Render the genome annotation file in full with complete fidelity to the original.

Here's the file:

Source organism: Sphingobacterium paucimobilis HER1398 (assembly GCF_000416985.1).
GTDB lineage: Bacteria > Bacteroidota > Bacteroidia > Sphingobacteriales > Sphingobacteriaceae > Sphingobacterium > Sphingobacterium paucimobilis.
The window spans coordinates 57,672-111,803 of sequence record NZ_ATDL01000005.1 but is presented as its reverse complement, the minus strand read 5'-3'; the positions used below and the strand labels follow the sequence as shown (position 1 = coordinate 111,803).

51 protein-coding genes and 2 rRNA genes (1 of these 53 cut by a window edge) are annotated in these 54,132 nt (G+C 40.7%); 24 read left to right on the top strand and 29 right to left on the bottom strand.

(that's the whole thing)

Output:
Source organism: Sphingobacterium paucimobilis HER1398 (assembly GCF_000416985.1).
GTDB lineage: Bacteria > Bacteroidota > Bacteroidia > Sphingobacteriales > Sphingobacteriaceae > Sphingobacterium > Sphingobacterium paucimobilis.
The window spans coordinates 57,672-111,803 of sequence record NZ_ATDL01000005.1 but is presented as its reverse complement, the minus strand read 5'-3'; the positions used below and the strand labels follow the sequence as shown (position 1 = coordinate 111,803).

51 protein-coding genes and 2 rRNA genes (1 of these 53 cut by a window edge) are annotated in these 54,132 nt (G+C 40.7%); 24 read left to right on the top strand and 29 right to left on the bottom strand.